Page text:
The above scheme can be optimized. The order of siblings is relevant when using hierarchyids, and tracking that uses substantial space. Most systems storing hierarchical data only need to know about ancestry relationships. We can redesign the above code so that it doesn't keep track of order to yield one with substantially higher efficiency. We'll use the following patterns: 0xx, 100xx, 101xxx, 110xxxxx, 1110xxxxxxxx, 11110xxxxxxxxxxx, and 11111xxxxxxxxxxxxxxxxxxx.

/12/ | 101101 | ||

/0/ | 001 | /13/ | 101110 |

/1/ | 010 | /14/ | 101111 |

/2/ | 011 | /15/ | 11000000 |

/3/ | 10000 | /16/ | 11000001 |

/4/ | 10001 | /17/ | 11000010 |

/5/ | 10010 | /46/ | 11011111 |

/6/ | 10011 | /47/ | 111000000000 |

/7/ | 101000 | /302/ | 111011111111 |

/8/ | 101001 | /303/ | 1111000000000000 |

/9/ | 101010 | /2350/ | 1111011111111111 |

/10/ | 101011 | /2351/ | 111110000000000000000000 |

/11/ | 101100 | /526638/ | 111111111111111111111111 |

Although I haven't put much work into optimizing it, this provides a good balance between overall capacity and efficiency with typical branching factors. The hypothetical 100,000 node tree with a branching factor of 6 that a hierarchyid can handle using about 39 bits on average takes only 24 bits on average with this scheme, a savings of almost 40%. Note that 000 is unused. This is partly due to SQL Server's disgusting behavior of ignoring trailing zeros when comparing varbinary values. (It considers it true that 0x10 = 0x1000 = 0x100000!) So you can't use codes without any 1 bits in them, or else SQL Server may fail to compare them correctly. But also, strings containing 6 or more contiguous zero bits would be ambiguous. (E.g. 0x00 could be /0/ or /0/0/.)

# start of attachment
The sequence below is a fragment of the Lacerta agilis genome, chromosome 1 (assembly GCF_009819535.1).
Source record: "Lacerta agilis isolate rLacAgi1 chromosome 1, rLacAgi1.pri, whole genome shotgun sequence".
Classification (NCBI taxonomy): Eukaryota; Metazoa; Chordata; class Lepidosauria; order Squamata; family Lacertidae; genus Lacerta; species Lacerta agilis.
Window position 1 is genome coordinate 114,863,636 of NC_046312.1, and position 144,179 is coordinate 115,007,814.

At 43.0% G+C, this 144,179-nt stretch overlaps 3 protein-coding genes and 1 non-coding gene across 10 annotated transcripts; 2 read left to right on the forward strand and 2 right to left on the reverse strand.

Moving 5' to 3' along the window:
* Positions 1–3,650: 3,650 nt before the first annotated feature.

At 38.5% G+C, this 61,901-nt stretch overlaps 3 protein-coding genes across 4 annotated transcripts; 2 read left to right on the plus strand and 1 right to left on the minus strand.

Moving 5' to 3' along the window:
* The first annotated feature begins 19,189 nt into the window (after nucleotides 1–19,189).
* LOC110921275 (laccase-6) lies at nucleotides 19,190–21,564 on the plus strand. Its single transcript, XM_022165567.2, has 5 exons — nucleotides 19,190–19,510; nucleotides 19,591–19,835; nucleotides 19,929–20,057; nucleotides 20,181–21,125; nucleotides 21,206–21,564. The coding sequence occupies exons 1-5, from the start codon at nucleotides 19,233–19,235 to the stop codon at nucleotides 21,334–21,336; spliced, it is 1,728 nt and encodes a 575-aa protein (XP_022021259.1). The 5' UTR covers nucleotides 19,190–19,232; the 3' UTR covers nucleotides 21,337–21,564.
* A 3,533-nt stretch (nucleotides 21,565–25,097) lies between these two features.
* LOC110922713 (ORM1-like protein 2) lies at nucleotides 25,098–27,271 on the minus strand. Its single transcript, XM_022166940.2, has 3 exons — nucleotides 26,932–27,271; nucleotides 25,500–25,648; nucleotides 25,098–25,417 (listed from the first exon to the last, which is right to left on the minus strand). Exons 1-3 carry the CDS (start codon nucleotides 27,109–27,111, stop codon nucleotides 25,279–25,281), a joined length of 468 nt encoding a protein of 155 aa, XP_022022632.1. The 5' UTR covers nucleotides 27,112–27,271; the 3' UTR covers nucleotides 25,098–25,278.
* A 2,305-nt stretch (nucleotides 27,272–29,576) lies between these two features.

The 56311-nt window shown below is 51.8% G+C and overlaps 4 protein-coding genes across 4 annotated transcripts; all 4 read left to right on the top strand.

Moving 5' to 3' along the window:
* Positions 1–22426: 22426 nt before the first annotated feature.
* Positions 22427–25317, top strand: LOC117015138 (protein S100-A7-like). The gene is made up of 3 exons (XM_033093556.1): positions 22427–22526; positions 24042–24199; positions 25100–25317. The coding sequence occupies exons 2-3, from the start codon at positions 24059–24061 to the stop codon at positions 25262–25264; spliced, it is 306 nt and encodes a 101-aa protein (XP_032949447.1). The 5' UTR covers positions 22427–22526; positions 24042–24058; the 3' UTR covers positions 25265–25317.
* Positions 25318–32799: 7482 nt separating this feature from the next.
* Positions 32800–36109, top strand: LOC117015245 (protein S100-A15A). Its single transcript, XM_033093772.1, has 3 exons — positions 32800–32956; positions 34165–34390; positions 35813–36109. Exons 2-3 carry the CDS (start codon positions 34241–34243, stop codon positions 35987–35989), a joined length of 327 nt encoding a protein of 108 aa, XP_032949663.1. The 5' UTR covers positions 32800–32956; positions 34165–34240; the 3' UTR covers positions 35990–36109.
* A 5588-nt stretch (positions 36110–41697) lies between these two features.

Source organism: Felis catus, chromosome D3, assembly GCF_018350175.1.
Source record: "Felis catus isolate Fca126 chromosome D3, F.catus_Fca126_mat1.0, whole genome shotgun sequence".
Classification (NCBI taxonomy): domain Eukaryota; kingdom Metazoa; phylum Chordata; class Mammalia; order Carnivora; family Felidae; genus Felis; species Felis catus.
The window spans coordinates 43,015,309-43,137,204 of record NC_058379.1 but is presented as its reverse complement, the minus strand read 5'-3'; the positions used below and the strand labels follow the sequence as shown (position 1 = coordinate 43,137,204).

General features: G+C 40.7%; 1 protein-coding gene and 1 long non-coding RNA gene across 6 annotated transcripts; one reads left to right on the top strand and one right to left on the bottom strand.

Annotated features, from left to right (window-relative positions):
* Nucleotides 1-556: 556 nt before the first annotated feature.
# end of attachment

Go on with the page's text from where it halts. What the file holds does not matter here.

If you know that your data is a binary tree, you can use just one bit per level. (You might want to use an int or bigint column to store the ID, then.) You can do lots of things to adapt the scheme to your data, but I think the best idea would be to use hierarchyids for when you need to keep track of order among siblings (although the first scheme we developed can handle it better, if you adjust its coding), and create a second general scheme for the common case of trees where order among siblings doesn't matter.

As a closing note, I'll mention that I have probably made some mistakes, perhaps serious ones, while creating this document, and if anybody can find a flaw in the ideas behind the schemes I developed and/or explain the reason for the hierarchyid's oddities, I would greatly appreciate it.

## Comments

I am SQL architect and I have started to use hierarchy id about a year ago and I continue to be fascinated by it. I use it in ERP system for Bills of Material and so far it stood to factory loads of out customers. Your article really explains how it works.

Thanks for your time and expertise.

I just used this into to convert the hierarchyid stuff in the sample Adventureworks database over to Postgres. Wrote a little function to un-do the binary values back to a materialized path. Would probably help out others wanting to convert databases from MSSQL to Postgres. Code available here:

https://github.com/lorint/AdventureWorks-for-Postgres

Just wanted to say that your post is awesome and was super helpful in order to implement the binary serializer / deserializer of the SqlHierarhyId support for .Net Core in dotMorten's repository.

Here is the pull request just in case someone is intereseted: https://github.com/dotMorten/Microsoft.SqlServer.Types/pull/6

I'm working with HierarchyIds that are represented with numbers quite a bit larger than what you use here. For example, .

The PR at https://github.com/dotMorten/Microsoft.SqlServer.Types/pull/33 begins the work to use longs instead of ints, which is a good start, but the KnownPatterns, which appear to derive from your work, need updating as well.

Would you be willing to help in this effort?

But since you're asking about it, maybe my understanding is not correct. Is using that library an option in this scenario?